The Center for Legal Inclusiveness is seeking local law firms to participate in a pilot survey this fall to measure workplace diversity, inclusion and employee engagement. The organization aims to recruit 10 firms for the computer-based survey, with the first round of results to be released in the spring.
Patrick O’Rourke, board chair of Denver-based CLI, said the organization had for years been looking at how to improve the culture of law firms to retain recruits from underrepresented or marginalized groups. He said that while firms have made strides in bringing diverse attorneys into the profession, they haven’t done as good of a job at keeping or promoting them.
“If you’re bringing people into the organization but you’re not able to keep them there, you’re not really going to be able to change the culture,” O’Rourke said.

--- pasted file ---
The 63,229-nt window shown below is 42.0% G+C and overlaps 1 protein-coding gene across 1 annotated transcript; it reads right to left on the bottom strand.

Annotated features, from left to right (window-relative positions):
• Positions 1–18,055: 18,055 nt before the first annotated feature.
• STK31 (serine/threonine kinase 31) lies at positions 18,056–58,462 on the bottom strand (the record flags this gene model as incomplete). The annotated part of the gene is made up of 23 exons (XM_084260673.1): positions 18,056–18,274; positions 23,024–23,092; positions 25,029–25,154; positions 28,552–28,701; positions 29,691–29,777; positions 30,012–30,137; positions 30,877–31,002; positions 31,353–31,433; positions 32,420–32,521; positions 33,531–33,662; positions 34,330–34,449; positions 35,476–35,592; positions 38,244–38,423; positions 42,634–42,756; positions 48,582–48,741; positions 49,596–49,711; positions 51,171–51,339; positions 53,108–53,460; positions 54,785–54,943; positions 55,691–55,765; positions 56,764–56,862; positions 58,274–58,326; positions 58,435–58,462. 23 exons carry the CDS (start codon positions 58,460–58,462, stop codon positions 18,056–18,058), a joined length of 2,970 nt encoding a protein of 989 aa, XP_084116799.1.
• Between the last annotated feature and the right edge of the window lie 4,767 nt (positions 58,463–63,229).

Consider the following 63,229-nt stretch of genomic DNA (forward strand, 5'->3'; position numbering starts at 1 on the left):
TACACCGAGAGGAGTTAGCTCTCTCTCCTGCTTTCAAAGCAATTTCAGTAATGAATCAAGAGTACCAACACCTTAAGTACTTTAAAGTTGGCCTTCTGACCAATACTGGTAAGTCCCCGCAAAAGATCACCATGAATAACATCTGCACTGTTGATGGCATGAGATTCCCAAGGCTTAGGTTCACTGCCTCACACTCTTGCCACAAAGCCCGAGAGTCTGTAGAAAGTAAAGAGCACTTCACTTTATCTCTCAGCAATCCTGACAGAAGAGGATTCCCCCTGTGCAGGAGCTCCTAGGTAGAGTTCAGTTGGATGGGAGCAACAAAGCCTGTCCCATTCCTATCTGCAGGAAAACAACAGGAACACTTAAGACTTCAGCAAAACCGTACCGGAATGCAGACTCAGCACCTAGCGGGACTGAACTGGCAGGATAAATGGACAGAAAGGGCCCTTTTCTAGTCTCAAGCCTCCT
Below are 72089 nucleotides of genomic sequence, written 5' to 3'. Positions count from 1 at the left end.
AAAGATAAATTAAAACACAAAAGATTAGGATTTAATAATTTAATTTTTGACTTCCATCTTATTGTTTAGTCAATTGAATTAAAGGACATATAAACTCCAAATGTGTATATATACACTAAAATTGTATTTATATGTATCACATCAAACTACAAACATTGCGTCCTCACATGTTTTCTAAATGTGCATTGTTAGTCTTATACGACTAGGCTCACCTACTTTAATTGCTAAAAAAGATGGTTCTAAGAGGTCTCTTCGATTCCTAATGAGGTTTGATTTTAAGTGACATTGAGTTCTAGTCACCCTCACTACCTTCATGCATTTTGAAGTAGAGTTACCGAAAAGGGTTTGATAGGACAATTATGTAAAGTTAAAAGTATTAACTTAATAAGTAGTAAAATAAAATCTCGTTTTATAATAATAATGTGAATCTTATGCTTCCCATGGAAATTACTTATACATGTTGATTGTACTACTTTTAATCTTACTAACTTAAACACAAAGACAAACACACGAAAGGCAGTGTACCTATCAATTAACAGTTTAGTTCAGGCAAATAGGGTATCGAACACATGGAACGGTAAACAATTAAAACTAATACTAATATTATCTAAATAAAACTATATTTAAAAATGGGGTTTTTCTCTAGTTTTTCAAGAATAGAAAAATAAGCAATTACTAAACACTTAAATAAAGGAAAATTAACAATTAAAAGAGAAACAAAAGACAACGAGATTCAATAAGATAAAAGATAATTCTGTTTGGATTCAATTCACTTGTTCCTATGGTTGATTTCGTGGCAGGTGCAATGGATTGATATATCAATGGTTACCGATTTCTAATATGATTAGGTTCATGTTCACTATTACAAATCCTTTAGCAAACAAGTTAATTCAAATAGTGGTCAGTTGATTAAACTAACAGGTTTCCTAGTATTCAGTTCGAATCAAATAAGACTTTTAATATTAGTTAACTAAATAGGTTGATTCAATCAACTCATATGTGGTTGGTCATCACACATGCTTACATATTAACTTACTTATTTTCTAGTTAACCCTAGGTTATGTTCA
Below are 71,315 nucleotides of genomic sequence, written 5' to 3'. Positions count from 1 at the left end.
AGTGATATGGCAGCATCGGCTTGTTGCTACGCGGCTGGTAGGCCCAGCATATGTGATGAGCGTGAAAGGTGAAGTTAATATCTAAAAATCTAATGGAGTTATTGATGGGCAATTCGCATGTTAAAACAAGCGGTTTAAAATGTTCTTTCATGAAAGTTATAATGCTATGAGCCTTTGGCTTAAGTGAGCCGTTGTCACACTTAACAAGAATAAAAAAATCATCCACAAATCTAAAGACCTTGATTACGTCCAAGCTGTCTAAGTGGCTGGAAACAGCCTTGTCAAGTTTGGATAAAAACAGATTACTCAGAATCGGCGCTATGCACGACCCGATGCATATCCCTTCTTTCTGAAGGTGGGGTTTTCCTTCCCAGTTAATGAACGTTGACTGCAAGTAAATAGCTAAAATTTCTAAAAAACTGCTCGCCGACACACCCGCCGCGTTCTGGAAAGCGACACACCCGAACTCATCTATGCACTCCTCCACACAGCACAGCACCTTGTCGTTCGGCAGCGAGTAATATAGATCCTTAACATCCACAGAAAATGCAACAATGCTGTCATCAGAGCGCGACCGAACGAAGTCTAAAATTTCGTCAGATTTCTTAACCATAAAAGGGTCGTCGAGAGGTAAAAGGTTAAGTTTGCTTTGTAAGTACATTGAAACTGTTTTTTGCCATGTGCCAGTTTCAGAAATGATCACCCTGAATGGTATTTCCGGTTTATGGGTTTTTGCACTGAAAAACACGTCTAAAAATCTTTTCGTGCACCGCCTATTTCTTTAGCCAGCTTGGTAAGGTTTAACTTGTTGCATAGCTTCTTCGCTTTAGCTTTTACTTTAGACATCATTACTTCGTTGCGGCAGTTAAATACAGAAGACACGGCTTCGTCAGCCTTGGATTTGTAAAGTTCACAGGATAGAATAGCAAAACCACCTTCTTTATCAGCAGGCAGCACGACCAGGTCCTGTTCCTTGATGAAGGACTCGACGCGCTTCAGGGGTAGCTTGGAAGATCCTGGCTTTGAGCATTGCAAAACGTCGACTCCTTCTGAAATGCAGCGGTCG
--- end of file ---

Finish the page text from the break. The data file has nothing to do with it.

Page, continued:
A 2018 survey on law firm diversity published by Vault.com and the Minority Corporate Counsel Association showed that although recruitment of attorneys of color has improved, racial minorities were disproportionately likely to leave their firms in 2017, accounting for 22% of those who left while representing only 17% of lawyers employed in the firms. Among associates, that number was even higher at 28%, the survey said, adding that these attrition rates were the highest in 11 years, even surpassing those from the peak of the recession. The survey also found that minorities were much less likely to be promoted to partner, with 46% of white attorneys holding the title, compared to 24% of attorneys of color.